Recent studies show that a majority of adults suffer from severe body pain, due to the stress and strain of everyday life. Chronic pain is another problem many middle-aged and elderly people suffer from, so it is probable that someone in your close family circle may also be suffering from such a problem.
Most often, people try to ignore the pain until it becomes unbearable before they go to a physician for actual treatment. We can’t really blame them, since hospital bills can be a burden that anyone would generally try to avoid. In this article, we’ll go over some useful and thoughtful ways you can actually help a family member who’s in a lot of pain, let’s get started.
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1. Encourage Them to Get Help
The first step to take when you find out that a loved one is and has been suffering from pain is to confirm if they are receiving medical help at the moment. If they are, then encourage them to continue getting help and not give up, even if the results they’re seeing are very slow. However, if they have not received help until now, it might be the best time to support them by educating them on the need for receiving medical attention, especially when you don’t really know what the cause for the pain actually is. Sometimes, not dealing with it soon can lead to many other problems or complications, especially if there’s a bigger underlying cause for the physical pain.
If they resist your ideas of getting help, try understanding why they’re against it. Very often, it’s because people know they can’t afford to spend months or years receiving regular treatment and scheduling monthly appointments, due to the overall cost that the treatment will lead to.
If this is the case, you can use this opportunity to point them in the right direction, which is getting health insurance that will specifically cover the problem they’re facing. Doing so will enable them to take the next step and be open to receiving regular check-ups and treatment, which will automatically help them recover from their pain.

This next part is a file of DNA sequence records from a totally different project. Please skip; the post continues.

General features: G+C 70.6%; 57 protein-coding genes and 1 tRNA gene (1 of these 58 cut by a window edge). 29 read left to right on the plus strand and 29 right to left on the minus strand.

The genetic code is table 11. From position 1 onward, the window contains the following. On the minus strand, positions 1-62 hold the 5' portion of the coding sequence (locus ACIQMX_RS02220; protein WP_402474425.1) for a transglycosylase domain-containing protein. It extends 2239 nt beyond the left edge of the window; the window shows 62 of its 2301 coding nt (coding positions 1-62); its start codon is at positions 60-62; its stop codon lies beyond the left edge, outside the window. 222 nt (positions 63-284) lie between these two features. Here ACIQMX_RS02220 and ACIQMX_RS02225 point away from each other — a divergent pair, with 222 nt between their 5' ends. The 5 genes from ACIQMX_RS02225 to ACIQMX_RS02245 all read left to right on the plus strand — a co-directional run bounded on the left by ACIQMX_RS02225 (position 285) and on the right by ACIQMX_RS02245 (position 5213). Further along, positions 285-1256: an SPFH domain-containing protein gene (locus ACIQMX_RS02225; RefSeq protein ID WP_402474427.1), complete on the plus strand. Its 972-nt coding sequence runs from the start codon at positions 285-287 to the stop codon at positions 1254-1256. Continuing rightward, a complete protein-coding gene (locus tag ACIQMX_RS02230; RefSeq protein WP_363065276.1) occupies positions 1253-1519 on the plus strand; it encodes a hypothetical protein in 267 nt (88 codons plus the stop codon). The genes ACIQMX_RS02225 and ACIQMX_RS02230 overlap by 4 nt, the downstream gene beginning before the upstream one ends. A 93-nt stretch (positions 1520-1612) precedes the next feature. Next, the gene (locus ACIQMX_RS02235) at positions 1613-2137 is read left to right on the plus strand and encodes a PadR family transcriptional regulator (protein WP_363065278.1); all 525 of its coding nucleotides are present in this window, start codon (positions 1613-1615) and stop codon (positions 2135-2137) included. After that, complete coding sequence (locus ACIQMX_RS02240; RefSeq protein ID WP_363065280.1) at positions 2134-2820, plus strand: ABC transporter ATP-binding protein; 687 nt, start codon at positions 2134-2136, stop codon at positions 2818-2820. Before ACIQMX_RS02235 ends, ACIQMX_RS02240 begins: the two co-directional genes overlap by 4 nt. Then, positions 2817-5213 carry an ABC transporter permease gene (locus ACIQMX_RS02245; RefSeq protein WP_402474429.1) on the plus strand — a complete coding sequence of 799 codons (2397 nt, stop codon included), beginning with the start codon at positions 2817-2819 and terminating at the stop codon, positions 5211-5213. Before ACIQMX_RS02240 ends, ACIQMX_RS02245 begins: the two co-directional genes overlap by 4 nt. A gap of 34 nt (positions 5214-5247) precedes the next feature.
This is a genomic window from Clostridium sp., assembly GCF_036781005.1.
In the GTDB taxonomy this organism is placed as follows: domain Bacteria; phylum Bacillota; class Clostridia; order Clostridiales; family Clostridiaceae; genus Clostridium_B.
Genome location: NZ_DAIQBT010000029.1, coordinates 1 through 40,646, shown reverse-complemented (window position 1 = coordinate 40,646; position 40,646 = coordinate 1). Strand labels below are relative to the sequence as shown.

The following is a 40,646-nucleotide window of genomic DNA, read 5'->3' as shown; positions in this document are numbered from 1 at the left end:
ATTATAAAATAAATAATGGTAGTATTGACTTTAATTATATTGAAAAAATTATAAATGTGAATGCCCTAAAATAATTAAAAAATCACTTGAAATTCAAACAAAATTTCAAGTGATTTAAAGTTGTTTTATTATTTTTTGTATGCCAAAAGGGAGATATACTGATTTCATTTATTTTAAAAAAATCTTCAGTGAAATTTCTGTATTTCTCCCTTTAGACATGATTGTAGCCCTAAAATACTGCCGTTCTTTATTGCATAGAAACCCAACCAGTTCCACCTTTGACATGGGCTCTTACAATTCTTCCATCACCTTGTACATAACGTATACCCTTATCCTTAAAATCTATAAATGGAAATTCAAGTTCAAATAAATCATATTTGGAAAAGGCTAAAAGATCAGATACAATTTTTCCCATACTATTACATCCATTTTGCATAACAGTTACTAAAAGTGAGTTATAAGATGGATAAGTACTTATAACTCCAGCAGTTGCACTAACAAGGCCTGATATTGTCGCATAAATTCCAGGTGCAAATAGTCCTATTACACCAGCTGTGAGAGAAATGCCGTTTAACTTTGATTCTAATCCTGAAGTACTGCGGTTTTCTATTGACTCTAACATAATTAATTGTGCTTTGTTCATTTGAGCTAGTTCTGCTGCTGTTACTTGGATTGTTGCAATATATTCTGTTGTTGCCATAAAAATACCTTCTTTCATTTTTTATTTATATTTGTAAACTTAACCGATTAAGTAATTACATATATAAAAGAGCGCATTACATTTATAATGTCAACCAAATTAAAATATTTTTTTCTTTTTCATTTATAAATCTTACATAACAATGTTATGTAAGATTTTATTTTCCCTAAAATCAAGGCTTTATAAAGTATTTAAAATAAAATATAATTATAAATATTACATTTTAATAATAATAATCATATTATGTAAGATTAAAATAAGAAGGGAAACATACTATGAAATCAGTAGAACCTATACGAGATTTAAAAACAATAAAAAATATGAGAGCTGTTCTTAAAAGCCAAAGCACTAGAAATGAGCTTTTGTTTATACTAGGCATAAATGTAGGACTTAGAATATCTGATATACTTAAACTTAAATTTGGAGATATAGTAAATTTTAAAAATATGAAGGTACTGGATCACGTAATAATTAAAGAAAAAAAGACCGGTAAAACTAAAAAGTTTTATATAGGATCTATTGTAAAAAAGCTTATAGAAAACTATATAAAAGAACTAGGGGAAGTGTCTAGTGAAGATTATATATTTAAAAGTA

2. Help Them Open Up
In most cases, physical pain is combined with emotional and mental stress because people tend to bottle up their pain and irritability (as a result of the constant pain), leading to more stress that can add to their burdens. If you’ve only recently discovered that a family member has been suffering from pain for quite a while, it might be because they’ve got a mind-block that’s been preventing them from opening up or talking about their pain.
One of the many reasons for people who suffer from pain refusing to open up or talk about it much (as you would if you had some other ailment) is because there’s a particular stigma attached to physical pain. Chronic pain is often invisible and immeasurable, which has led to many individuals tagging it as something that’s not as big a deal as those who suffer from it make it seem to be. If your family member has ever been in a position where they felt like they were complaining about something that most people didn’t understand or sympathize with, there’s a chance that they may not feel like talking about their pain to anyone, even if the pain reaches unbearable levels. Make them feel comfortable talking about it, or even ‘complaining’ about it, as this will help them realize that they don’t have to suffer in silence and can share their pain with those around them, starting with their family circle.
3. Make Life Easier For Them Around the House
You may not be able to control everything that happens to them, but you certainly can reduce their strain and discomfort around the house. If you notice that there are certain things they struggle with, help them figure out an easier way to get it done, or find someone who can be around the house to help them with physical activities that they struggle to do by themselves (this can be done in extreme cases where your family member cannot accomplish tasks without the help of someone else).
At the end of the day, you’re going to help them out emotionally, mentally, and even physically just by being around and showing them that you care, no matter how small a difference you’re making.